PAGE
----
Even though the Fed was an improvement on the wild west of banking at the turn of the 19th century, as Leonard states, “a big wall went up around the decision-making on money” with its creation.

Private power setting public policy

One of the pervasive themes of Leonard's book, which I've written about before (here and here), is that economic policy-making and market norms are increasingly being made through private, non-democratic channels. As democratic pathways like Congress have sputtered and divided, more policymaking has moved to places like the Fed. In many ways, monetary policy has trumped fiscal policy in its reach and influence in recent years.

“The politics of money wasn’t just a technical affair involving smart people who solved equations. It was a government action that imposed a public policy regime, affecting everyone. ...The Fed became the central driver of American economic policy making.” – Chris Leonard

Nearly every day we hear – and may feel – that democracy is at stake, but money and the monetary system in the US has never been democratic. Because of this, crypto narratives about democratizing money production and decentralizing it became incredibly popular among libertarians. But despite their lofty aims (or perhaps just their well-funded marketing campaigns), the majority of crypto projects have proven just as bad, if not worse.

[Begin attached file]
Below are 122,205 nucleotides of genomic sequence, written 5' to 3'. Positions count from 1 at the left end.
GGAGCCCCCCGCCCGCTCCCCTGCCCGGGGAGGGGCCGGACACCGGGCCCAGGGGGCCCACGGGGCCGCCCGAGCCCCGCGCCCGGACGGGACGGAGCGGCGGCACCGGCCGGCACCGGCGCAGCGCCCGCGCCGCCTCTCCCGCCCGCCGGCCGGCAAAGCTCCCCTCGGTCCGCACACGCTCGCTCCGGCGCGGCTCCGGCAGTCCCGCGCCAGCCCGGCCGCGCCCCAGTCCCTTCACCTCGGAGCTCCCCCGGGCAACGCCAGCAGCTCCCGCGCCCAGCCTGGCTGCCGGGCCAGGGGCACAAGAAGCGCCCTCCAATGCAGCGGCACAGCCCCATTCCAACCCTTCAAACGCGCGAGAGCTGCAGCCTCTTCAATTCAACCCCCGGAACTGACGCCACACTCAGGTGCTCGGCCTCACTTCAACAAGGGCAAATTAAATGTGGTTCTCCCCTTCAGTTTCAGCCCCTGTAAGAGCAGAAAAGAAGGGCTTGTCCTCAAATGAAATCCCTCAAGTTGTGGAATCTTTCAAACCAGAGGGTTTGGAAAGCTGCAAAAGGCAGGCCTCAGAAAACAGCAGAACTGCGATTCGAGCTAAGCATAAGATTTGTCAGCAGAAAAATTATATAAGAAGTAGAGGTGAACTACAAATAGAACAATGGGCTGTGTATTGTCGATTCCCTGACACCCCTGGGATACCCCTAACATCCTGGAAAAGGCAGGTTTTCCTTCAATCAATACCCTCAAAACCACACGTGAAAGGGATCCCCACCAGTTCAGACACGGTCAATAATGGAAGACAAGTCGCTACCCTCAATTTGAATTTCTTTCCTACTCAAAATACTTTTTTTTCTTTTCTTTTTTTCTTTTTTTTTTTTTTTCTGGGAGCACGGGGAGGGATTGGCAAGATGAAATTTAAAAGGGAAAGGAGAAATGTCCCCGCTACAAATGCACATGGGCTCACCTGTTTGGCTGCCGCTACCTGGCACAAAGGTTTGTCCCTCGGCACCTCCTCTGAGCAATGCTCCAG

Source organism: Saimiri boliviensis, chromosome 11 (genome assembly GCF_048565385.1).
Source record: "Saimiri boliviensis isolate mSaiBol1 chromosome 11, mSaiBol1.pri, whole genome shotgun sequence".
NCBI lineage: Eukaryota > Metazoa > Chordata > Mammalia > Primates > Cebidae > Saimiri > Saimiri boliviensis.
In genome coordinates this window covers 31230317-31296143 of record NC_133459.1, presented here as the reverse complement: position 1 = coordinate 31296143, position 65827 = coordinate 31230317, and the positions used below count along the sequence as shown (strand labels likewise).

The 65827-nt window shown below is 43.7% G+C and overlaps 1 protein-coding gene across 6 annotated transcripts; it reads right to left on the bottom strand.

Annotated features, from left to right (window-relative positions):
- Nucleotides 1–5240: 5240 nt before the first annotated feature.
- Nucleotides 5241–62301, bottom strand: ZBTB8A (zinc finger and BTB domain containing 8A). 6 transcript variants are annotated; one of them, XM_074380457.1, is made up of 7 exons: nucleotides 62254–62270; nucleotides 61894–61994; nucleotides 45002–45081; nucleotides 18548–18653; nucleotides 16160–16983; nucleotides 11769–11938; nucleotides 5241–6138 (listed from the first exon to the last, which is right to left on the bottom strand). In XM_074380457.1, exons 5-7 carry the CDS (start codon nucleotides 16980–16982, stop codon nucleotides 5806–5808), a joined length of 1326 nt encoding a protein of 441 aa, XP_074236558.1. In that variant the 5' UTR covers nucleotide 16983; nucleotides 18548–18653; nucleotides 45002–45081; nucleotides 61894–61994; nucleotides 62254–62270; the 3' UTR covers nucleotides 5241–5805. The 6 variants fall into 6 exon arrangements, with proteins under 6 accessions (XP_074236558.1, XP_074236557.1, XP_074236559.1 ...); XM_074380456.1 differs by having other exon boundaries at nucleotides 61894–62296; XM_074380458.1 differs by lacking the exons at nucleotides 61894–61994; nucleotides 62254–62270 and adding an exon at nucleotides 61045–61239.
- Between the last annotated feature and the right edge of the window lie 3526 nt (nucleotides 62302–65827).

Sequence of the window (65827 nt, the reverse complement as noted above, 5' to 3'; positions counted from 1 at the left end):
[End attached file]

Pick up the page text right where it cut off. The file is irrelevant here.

As Sam Bankman-Fried's FTX has spectacularly exploded the last two weeks, it demonstrates the big irony at the center of our current iteration of crypto – the crypto universe has become highly concentrated and centralized, with only a few major players acting as central nodes in the network. This makes the system very fragile. As the WSJ article, "Crypto’s FTX Moment Shows Danger of Centralized Finance With No Central Bank" so aptly puts it:

"Having compressed most of the mistakes made by finance over the centuries into just over a decade, crypto speculators may finally be discovering the fundamental flaw of trying to build an alternative to government-backed finance: no government backing."

Despite crypto's desire to disrupt and challenge the centralized production of money, those dreams have yet to materialize in any significant fashion, while the reach of the Fed grows ever stronger.

Money to the Moon

For this reason, speaking to Chris this week felt timely for a number of reasons. The Lords of Easy Money focuses on the post 2008 financial crisis, when the Fed began expanding its role significantly. One of the primary ways they did this was through quantitative easing (QE) – purchasing a large number of securities from banks in exchange for handing over cash. In this way, they pumped huge amounts of money into the financial system by depositing it at major Wall Street banks, known as primary dealers. The philosophy was a form of trickle-down finance: 1) give the banks money, 2) they'll make loans to consumers 3) consumers will purchase stuff, 4) this will boost growth.